Kristen Stewart Talks About Struggling With Fame: 'I'm Not That Smooth'

The actress says she is "clumsy" and has a hard time presenting a "very packaged idea" of herself.

Kristen Stewart, who has been generating even more headlines than usual thanks to her recent cheating scandal, says she struggles with being in the public eye.

The actress reveals in the October issue of British Vogue, the cover of which she graces, that she has a hard time presenting herself a certain way.

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"I know that if you haven't thought about how you want to present a very packaged idea of yourself then it can seem like you lack ambition. But, dude, honestly? I can't," Stewart says. "People expect it to be easy because there you are, out there, doing the thing that you want and making lots of money out of it. But, you know, I'm not that smooth. I can get clumsy around certain people. Like if I were to sit down and think, 'OK, I'm really famous, how am I going to conduct myself in public?' I wouldn't know who that person would be! It would be a lot easier if I could, but I can't."

The actress has kept a low profile since she admitted July 25 that she cheated on Robert Pattinson, her boyfriend and Twilight co-star, by having an affair with her married Snow White & the Huntsman director Rupert Sanders.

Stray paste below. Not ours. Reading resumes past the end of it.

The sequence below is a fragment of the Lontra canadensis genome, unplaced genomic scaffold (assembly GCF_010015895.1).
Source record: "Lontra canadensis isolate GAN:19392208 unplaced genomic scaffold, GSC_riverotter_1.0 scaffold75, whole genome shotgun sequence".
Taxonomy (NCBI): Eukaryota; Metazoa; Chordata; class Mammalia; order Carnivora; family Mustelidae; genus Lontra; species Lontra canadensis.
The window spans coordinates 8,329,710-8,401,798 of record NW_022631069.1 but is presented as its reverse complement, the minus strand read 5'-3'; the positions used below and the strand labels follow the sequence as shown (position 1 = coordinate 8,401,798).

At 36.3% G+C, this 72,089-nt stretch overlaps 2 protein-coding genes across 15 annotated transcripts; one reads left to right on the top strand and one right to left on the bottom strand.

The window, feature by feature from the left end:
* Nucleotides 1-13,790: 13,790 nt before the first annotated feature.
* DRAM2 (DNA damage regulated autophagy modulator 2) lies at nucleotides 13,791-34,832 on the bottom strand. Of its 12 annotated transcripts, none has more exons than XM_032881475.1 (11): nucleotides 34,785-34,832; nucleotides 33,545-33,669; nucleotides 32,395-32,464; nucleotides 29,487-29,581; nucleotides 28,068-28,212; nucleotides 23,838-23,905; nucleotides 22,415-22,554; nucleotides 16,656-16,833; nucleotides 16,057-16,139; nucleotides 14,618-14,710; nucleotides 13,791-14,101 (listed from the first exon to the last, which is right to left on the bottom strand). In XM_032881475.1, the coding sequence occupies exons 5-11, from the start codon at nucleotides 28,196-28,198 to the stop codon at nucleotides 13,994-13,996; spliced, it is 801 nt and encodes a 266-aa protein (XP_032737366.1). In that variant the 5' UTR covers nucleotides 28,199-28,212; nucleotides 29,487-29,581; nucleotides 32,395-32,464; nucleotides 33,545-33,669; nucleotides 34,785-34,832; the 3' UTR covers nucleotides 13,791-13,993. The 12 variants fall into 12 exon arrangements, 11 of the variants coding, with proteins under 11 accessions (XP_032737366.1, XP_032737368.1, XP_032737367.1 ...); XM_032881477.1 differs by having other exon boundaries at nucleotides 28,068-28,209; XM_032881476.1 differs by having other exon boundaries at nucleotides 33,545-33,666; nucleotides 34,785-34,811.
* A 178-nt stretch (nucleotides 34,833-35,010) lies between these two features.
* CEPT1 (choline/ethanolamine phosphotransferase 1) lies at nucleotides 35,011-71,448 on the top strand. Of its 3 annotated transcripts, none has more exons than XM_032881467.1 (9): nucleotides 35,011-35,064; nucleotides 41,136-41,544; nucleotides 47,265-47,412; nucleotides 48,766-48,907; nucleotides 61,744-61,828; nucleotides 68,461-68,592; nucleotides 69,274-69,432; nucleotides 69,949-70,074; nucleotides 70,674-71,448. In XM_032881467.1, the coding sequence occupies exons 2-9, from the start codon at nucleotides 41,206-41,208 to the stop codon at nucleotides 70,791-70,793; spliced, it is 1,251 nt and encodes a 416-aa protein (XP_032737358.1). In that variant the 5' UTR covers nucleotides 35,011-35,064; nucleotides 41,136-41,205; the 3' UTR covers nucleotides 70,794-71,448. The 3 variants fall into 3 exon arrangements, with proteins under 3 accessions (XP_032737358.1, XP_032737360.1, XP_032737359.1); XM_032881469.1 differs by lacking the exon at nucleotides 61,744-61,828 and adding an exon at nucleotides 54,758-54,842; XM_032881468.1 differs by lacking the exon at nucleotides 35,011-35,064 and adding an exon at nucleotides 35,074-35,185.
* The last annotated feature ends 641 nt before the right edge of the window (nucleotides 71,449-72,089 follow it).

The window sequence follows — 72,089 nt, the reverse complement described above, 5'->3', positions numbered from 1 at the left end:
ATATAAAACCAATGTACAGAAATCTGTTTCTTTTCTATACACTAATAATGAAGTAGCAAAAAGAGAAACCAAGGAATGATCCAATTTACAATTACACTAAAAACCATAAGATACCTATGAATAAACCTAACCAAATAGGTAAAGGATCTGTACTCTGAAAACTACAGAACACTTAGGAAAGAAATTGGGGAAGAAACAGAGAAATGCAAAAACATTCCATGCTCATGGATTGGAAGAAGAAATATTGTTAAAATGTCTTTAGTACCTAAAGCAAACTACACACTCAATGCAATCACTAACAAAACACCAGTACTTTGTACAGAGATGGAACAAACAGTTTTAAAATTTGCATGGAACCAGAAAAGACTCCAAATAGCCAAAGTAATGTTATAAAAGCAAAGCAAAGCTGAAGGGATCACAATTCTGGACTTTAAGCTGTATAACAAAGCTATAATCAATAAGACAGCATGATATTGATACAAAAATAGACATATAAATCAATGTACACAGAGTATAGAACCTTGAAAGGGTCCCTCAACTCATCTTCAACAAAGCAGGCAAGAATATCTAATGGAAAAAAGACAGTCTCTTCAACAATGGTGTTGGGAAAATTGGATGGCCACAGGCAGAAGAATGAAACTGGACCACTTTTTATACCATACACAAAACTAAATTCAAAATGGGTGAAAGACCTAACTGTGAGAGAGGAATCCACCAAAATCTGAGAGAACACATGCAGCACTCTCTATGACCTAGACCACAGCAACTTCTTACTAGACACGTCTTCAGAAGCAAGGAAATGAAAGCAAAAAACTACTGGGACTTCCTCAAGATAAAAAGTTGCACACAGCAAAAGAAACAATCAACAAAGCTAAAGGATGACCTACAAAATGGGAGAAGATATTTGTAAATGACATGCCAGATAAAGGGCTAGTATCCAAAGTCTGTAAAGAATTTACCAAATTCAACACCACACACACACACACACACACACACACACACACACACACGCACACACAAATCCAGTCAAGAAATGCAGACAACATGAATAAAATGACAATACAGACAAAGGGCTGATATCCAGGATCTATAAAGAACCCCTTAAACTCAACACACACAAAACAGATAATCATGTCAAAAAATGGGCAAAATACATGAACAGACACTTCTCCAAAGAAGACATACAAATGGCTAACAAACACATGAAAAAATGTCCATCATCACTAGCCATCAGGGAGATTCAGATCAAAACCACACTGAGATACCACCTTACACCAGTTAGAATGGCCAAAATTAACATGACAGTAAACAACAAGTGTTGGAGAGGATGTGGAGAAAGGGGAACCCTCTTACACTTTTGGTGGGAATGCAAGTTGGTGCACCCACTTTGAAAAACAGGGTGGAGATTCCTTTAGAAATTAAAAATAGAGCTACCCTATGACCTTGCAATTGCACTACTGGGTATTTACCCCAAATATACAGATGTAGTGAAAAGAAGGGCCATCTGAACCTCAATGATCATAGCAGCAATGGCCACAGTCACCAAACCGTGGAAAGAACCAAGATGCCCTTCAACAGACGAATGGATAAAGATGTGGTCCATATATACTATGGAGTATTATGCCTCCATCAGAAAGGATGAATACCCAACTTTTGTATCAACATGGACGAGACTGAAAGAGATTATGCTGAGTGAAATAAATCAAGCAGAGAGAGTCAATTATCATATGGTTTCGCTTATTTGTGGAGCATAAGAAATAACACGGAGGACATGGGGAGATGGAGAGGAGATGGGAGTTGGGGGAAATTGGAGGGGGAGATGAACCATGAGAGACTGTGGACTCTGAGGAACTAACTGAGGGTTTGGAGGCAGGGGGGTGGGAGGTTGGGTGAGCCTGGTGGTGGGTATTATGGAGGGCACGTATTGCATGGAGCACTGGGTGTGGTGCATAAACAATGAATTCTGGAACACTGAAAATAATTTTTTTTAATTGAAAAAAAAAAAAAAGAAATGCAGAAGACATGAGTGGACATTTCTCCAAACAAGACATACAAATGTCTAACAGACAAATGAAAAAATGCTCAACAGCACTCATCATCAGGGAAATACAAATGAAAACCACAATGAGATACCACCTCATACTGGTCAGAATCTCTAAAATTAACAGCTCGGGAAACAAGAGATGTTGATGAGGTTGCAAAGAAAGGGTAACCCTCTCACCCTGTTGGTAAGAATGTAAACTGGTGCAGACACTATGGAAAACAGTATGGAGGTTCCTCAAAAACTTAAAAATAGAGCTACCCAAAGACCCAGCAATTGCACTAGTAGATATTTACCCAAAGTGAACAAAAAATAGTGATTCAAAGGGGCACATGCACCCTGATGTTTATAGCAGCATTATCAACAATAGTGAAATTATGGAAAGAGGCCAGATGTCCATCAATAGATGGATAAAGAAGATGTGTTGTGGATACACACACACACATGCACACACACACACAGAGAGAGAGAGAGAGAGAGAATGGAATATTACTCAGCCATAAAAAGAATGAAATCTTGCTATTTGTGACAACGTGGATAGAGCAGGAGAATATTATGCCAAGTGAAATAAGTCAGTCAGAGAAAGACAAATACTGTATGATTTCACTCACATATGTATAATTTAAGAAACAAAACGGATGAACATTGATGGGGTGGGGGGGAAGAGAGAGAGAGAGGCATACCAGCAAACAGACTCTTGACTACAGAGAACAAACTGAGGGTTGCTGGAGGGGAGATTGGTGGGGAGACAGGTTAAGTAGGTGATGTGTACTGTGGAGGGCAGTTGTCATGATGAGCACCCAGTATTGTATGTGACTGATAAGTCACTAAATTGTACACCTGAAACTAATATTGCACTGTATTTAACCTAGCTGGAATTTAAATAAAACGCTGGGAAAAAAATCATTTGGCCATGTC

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"This momentary indiscretion has jeopardized the most important thing in my life, the person I love and respect the most, Rob. I love him, I love him, I'm so sorry," Stewart said in a statement after Us Weekly ran photos of her and Sanders in compromising positions.

Pattinson recently wrapped a media tour his movie Cosmopolis, during which he deftly evaded directly answering questions on the subject.

Stewart next stars in The Twilight Saga: Breaking Dawn -- Part 2, which opens Nov. 16, and On the Road, an adaptation of Jack Kerouac's novel that hits U.S. theaters in late December. In the latter, she plays a 16-year-old non-conformist liberal, a character to whom Stewart says she can relate.

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"There is always going to be that seam of people who want things differently to the standardized version," she says. "It's not necessarily a rebellious thing, it's just who they are. That world back then, it just seems freer to me than anything I could ever touch, and I'm fully nostalgic for it, even though I wasn't even alive then.

"It's the loyalty aspect of it all. I love being on the periphery with a group of people who have the same values that I do. People who don't get off on fame, who just like the process of making movies and thrive."